A mechamage of remarkable skill, Mykal the Toymaker is the lavishly-illustrated fellow on the cover, and being a friend of the fellow (a new trait that is not properly classified by trait type) makes a beginning golmeoid implant masterwork. It is odd, then, that such a potent fellow only ranks at 7 class levels. Odder still: While he comes with a doll golem, the text also mentions his dollhouse, a mobile manor house that can fit into a 30-foot-square, with rotating cannon-platforms. No, that’s NOT the doll golem. Yes, the issues in the statblocks are here as well, with CMD, among other things, being off. I really don’t get why the exceedingly cool Dollhouse wasn’t statted properly.
Nikkos Moran is fighter 5 who uses a single shortsword, not kidding; his CMB and CMD are also wrong. Most amateur players can make a better fighter. Ophelia Mimina is a bard 12 focusing on casting (no magic weapon, all defense) who erroneously lists her CMD as 13. Reinn is a fighter 3/ranger 5 multiclass, and is essentially described as a lone wanderer over whom little is known. The final NPC is Taela Dragonstar, a sorcerer 4 with the draconic bloodline, with 4 qinggong monk levels and 2 seer levels thrown in; is her build impressive when compared to what shows u at my table? Not really, but she is leagues better than the majority of NPCs herein, and she feels like a character that could kinda happen in a game where the player focuses on making the development of the character based primarily on the story.
The pdf ends with some general advice on handling NPCs and a brief campaign framework of PCs as pseudo law enforcers in Mekanus.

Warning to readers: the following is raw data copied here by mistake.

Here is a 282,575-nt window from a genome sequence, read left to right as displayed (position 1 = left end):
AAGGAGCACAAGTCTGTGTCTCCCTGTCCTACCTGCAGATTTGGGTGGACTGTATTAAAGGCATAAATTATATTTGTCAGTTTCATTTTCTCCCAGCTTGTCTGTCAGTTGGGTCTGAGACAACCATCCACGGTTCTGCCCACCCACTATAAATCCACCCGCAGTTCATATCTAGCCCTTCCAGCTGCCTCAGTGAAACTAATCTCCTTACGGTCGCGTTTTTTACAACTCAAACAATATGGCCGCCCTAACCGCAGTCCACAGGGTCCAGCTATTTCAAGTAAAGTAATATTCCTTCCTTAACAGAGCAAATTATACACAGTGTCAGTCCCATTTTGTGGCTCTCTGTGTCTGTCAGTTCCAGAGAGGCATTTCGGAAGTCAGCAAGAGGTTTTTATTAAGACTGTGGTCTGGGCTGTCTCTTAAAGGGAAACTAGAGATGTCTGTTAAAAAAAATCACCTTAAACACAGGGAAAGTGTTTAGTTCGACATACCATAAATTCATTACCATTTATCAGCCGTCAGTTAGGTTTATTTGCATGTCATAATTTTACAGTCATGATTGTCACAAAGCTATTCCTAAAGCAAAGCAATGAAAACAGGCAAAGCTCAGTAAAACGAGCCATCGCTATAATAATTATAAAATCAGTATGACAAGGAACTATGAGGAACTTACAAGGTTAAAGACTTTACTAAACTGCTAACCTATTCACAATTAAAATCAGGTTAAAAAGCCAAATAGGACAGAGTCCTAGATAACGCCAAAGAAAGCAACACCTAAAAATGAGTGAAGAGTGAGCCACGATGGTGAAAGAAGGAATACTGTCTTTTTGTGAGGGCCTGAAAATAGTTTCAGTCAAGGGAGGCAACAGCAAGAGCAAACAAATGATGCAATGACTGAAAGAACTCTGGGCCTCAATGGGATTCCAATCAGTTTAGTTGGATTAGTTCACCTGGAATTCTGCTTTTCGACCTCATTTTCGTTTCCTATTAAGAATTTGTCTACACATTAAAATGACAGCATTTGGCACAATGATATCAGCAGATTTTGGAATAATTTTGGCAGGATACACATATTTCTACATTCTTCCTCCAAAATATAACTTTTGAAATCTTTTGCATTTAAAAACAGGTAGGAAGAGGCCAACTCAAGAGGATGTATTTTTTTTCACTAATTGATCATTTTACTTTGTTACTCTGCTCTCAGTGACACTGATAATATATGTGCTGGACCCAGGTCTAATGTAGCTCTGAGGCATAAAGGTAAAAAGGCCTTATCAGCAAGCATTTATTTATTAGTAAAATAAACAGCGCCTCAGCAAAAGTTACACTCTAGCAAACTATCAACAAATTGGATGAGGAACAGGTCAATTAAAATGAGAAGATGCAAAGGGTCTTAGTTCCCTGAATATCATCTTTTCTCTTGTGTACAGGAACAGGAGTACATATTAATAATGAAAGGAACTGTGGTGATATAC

Editing and formatting are not good on a formal or rules-language level; I noticed too many discrepancies and hiccups that influence the rules. Layout adheres to the series’ two-column full-color standard, and the pdf sports a really neat full-color artwork. The pdf has no bookmarks, which is a comfort detriment.
The different design skills of Shawn Carman, Chris Camarata, Rob Drake and Rich Wulf are, alas, on full display here: There are a few NPCs I’d consider to be worth introducing, but from the formal hiccups to the build validity on the characters featured herein, the supplement is highly inconsistent on a mechanical level. This tendency, alas, extends to the stories as well, which range from captivating and interesting to utterly bland; unfortunately, cool complex and good builds don’t necessarily correlate in the supplement, which renders recommending this something I simply can’t do. This is not the worst NPC book I’ve seen, but it is a long shot from being fully functional or something I’d recommend to a discerning GM. My final verdict can’t exceed 2.5 stars, rounded down.
[2 of 5 Stars!]